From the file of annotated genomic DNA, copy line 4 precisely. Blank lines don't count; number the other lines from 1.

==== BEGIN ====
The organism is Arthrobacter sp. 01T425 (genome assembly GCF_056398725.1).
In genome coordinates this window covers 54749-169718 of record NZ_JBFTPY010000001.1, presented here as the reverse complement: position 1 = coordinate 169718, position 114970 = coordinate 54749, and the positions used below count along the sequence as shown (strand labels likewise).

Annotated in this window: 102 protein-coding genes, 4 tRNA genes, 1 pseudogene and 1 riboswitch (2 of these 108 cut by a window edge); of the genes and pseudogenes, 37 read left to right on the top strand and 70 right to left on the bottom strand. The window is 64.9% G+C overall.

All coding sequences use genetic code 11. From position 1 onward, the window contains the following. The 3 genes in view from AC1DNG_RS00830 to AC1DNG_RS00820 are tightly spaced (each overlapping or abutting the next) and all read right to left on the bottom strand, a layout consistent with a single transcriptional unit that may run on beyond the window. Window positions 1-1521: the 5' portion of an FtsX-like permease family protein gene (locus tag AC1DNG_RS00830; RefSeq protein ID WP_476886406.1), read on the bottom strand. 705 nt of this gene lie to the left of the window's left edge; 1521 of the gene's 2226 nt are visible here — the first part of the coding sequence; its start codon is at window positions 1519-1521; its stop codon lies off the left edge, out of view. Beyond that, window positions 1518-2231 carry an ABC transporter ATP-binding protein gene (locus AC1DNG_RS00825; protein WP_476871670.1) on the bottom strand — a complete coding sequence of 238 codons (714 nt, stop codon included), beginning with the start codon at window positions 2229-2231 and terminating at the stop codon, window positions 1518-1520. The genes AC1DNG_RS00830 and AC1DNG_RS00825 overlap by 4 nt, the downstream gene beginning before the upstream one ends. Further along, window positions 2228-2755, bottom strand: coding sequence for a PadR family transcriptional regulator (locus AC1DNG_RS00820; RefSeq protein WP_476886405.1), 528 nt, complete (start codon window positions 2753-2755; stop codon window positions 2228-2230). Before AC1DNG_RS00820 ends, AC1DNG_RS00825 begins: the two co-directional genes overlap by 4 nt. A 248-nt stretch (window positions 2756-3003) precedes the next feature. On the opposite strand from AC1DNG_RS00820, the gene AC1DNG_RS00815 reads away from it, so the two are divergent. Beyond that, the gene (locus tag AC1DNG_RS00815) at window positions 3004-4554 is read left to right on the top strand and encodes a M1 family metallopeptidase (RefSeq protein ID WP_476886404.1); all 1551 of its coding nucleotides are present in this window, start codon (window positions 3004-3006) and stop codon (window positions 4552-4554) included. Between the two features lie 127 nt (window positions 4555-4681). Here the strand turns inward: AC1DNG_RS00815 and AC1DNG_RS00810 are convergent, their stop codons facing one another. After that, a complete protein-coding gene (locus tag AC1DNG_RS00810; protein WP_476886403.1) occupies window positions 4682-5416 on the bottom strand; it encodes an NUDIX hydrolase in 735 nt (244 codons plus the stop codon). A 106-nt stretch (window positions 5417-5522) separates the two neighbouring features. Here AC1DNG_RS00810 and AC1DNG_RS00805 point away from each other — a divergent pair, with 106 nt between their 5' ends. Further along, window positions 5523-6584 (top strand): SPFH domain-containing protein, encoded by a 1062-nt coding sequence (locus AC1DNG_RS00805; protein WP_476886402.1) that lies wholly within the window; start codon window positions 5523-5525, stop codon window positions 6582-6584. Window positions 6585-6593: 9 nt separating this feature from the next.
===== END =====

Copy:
All coding sequences use genetic code 11. From position 1 onward, the window contains the following. The 3 genes in view from AC1DNG_RS00830 to AC1DNG_RS00820 are tightly spaced (each overlapping or abutting the next) and all read right to left on the bottom strand, a layout consistent with a single transcriptional unit that may run on beyond the window. Window positions 1-1521: the 5' portion of an FtsX-like permease family protein gene (locus tag AC1DNG_RS00830; RefSeq protein ID WP_476886406.1), read on the bottom strand. 705 nt of this gene lie to the left of the window's left edge; 1521 of the gene's 2226 nt are visible here — the first part of the coding sequence; its start codon is at window positions 1519-1521; its stop codon lies off the left edge, out of view. Beyond that, window positions 1518-2231 carry an ABC transporter ATP-binding protein gene (locus AC1DNG_RS00825; protein WP_476871670.1) on the bottom strand — a complete coding sequence of 238 codons (714 nt, stop codon included), beginning with the start codon at window positions 2229-2231 and terminating at the stop codon, window positions 1518-1520. The genes AC1DNG_RS00830 and AC1DNG_RS00825 overlap by 4 nt, the downstream gene beginning before the upstream one ends. Further along, window positions 2228-2755, bottom strand: coding sequence for a PadR family transcriptional regulator (locus AC1DNG_RS00820; RefSeq protein WP_476886405.1), 528 nt, complete (start codon window positions 2753-2755; stop codon window positions 2228-2230). Before AC1DNG_RS00820 ends, AC1DNG_RS00825 begins: the two co-directional genes overlap by 4 nt. A 248-nt stretch (window positions 2756-3003) precedes the next feature. On the opposite strand from AC1DNG_RS00820, the gene AC1DNG_RS00815 reads away from it, so the two are divergent. Beyond that, the gene (locus tag AC1DNG_RS00815) at window positions 3004-4554 is read left to right on the top strand and encodes a M1 family metallopeptidase (RefSeq protein ID WP_476886404.1); all 1551 of its coding nucleotides are present in this window, start codon (window positions 3004-3006) and stop codon (window positions 4552-4554) included. Between the two features lie 127 nt (window positions 4555-4681). Here the strand turns inward: AC1DNG_RS00815 and AC1DNG_RS00810 are convergent, their stop codons facing one another. After that, a complete protein-coding gene (locus tag AC1DNG_RS00810; protein WP_476886403.1) occupies window positions 4682-5416 on the bottom strand; it encodes an NUDIX hydrolase in 735 nt (244 codons plus the stop codon). A 106-nt stretch (window positions 5417-5522) separates the two neighbouring features. Here AC1DNG_RS00810 and AC1DNG_RS00805 point away from each other — a divergent pair, with 106 nt between their 5' ends. Further along, window positions 5523-6584 (top strand): SPFH domain-containing protein, encoded by a 1062-nt coding sequence (locus AC1DNG_RS00805; protein WP_476886402.1) that lies wholly within the window; start codon window positions 5523-5525, stop codon window positions 6582-6584. Window positions 6585-6593: 9 nt separating this feature from the next.